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Just Above My Wall, (To The Right)

May 1 - June 30

Just Above My Wall, (To The Right), curated by Ciera Alyse McKissick, brings together Black collectors and SSCAC’s permanent collection.

Just Above My Wall, (To The Right) runs for viewing May 1st-June 30th.

RSVP HERE for socially distanced viewing.

Just Above My Wall, (To The Right), showcases Black contemporary artworks from 13 emerging and established Black art collectors from Chicago. During a time when Black artists and their work is in high demand, McKissick chose to highlight Black collectors who are invested in the preservation of Black art, much like the South Side Community Art Center’s mission and legacy.

This show encompasses parallelled histories between Black artists within the South Side Community Art Center’s collection, Black artists of today, and what Black art collectors are acquiring.

During a time when Black artists and their work is in high demand, McKissick chose to highlight Black collectors who are invested in the preservation of Black art, much like the South Side Community Art Center’s mission and legacy. Collector, Tracie Hall, describes her collection as “living with the ancestors.” 

“I think that it’s important for us to demystify art because for me, the art that I live with charges my space. I think that our homes are almost like our safe harbor, and for me art is very spiritually charged,” Hall says. “I think that for Black people it’s important for us to really charge the space that we’re in, because a lot of times our spaces are so contested, our spaces are sometimes grabbed from us, or we’re displaced — the simple act of collecting art, or placing art in a place that you can see it, and letting it envelop you, is almost like resistance. I think that seeing art puts you in dialogue with something beyond yourself,” she said.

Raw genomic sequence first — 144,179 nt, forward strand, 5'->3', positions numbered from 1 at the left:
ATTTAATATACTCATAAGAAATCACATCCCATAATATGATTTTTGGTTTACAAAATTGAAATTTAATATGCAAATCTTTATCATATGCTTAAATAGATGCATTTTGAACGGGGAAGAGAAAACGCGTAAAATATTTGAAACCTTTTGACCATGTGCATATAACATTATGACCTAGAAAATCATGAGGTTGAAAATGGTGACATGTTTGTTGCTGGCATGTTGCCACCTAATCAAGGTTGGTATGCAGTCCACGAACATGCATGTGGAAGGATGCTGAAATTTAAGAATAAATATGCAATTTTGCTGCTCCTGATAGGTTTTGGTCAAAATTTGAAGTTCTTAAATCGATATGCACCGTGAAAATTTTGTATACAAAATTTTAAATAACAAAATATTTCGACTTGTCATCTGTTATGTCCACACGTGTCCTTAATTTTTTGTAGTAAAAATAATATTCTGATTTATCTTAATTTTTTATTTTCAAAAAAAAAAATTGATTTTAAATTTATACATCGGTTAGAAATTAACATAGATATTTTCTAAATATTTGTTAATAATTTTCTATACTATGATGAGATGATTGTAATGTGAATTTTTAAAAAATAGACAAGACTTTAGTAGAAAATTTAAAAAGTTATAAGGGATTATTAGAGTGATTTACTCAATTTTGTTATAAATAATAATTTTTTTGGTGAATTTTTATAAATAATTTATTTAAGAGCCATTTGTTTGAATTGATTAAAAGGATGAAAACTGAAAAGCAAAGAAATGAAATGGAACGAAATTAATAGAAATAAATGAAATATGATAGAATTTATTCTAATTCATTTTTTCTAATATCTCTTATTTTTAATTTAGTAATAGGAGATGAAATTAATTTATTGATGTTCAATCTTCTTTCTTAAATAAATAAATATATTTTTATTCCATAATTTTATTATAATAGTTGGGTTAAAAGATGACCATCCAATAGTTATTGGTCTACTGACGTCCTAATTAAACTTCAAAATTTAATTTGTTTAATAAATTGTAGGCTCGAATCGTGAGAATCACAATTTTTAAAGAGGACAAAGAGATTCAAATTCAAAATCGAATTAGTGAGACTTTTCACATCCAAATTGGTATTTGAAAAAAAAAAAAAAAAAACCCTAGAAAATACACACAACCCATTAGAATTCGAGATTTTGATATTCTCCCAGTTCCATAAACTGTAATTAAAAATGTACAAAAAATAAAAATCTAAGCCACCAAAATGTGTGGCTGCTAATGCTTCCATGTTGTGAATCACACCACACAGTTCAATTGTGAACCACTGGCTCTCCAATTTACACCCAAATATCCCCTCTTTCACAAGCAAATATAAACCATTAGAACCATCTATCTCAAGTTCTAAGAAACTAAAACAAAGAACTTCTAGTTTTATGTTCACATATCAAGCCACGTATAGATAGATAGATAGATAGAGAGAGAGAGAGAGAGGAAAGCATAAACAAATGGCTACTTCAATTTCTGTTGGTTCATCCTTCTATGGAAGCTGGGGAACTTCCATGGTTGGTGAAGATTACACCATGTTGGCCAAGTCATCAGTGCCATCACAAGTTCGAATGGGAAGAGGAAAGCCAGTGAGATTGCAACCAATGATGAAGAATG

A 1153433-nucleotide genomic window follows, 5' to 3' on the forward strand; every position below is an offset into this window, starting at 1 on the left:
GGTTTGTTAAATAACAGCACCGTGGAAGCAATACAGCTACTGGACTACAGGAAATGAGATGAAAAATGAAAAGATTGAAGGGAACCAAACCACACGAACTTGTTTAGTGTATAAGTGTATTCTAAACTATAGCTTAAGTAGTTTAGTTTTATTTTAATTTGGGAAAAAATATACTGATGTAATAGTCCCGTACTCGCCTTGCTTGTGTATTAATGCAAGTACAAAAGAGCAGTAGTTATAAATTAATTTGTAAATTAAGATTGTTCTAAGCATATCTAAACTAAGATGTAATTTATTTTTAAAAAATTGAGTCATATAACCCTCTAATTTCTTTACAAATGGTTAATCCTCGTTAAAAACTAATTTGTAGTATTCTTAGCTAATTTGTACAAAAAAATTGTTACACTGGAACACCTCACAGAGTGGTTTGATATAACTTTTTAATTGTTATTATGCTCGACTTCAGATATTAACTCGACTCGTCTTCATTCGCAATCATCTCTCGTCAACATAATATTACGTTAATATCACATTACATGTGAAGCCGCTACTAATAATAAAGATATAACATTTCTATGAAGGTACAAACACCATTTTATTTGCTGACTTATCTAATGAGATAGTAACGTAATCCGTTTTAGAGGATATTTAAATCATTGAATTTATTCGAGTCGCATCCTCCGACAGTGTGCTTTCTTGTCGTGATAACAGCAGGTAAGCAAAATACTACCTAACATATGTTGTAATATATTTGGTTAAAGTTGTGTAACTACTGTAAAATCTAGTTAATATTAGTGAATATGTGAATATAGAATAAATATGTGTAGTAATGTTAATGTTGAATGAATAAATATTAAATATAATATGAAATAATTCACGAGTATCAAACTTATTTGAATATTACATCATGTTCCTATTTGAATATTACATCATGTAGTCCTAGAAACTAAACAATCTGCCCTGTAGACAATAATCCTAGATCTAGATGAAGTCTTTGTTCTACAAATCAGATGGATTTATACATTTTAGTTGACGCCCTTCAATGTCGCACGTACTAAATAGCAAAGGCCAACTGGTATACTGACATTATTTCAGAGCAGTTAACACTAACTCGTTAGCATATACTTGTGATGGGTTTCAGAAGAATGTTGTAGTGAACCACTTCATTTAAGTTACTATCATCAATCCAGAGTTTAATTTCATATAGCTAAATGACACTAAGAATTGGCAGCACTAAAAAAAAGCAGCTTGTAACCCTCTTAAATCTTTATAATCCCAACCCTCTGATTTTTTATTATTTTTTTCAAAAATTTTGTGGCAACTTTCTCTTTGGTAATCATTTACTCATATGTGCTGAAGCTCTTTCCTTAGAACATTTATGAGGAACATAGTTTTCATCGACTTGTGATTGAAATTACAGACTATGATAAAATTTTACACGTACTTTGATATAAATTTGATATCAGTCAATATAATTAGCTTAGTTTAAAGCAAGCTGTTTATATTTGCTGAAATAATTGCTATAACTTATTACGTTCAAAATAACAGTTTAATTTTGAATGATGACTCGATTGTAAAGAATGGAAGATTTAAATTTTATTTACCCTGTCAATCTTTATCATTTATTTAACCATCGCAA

Work by Sylvester Britton from the South Side Community Art Center Permanent Collection.

Selected works from the SSCAC collection include Bill Walker, Ralph Arnold, Sylvester Britton, Yaounde Olu, Hale Woodruff, and Dorothy Higgenson-Carter among other works from the 20th century. Selected work from collectors include both emerging and established artists from the 21st century like, Krista Franklin, Hebru Brantley, Brandon Breaux, Alexandra Antoine, Erin Mitchell, and Lawrence Agyei to name a few. 

For the curator, McKissick, who is also one of the emerging collectors featured, it was important to center the exhibition around collecting, and use the Center’s collection as a catalyst. 

“Oftentimes when you think of an art collector or you see an art collector, the first thing you’re seeing is a rich white man or couple with money, and if you’re seeing a black collector, it’s someone famous like Jay-Z and Beyonce, Diddy, or Swizz Beats. While I am glad that celebrities are bringing the notion of owning art to the forefront, I think it also creates a misconception that you need to be of a certain caliber to collect artwork, or that it’s an unobtainable thing,” McKissick says. “I ideated the show around the Center’s collection because the space itself was created in that same vein. A group of college art students created this space because they didn’t see spaces that looked like them or represented them. Their collection is a representation of the hard work of those artists, and a sign that they were creating and existing, and so is the work of the artists these collectors are representing today. 

 

Collectors Include: Patricia Andrews-Keenan, Janelle Miller, Stephanie Graham, John Ellis, Martha Wade, Tracie Hall, Drew Enstrumental, Raub Welch, Amanda Williams, Ayanah Moor, Alicia Goodwin, Rob McKay, and Ciera McKissick

Artists Featured From Their Collection: Solomon Adufah, Robert Pruitt/Thomas Lucas, Alexandria Valentine, SHENEQUA, John  H. Blanton, Lawrence Agyei, Krista Franklin, Adler Guerrier, Max Sansing, David Anthony Geary, Alexandra Antoine, Hebru Brantley, Zephyr, Brandon Breaux, Paul S. Benjamin, Leasho Johnson, Erin Mitchell

 

*Featured image above by Lawrence Agyei from the collection of John Ellis.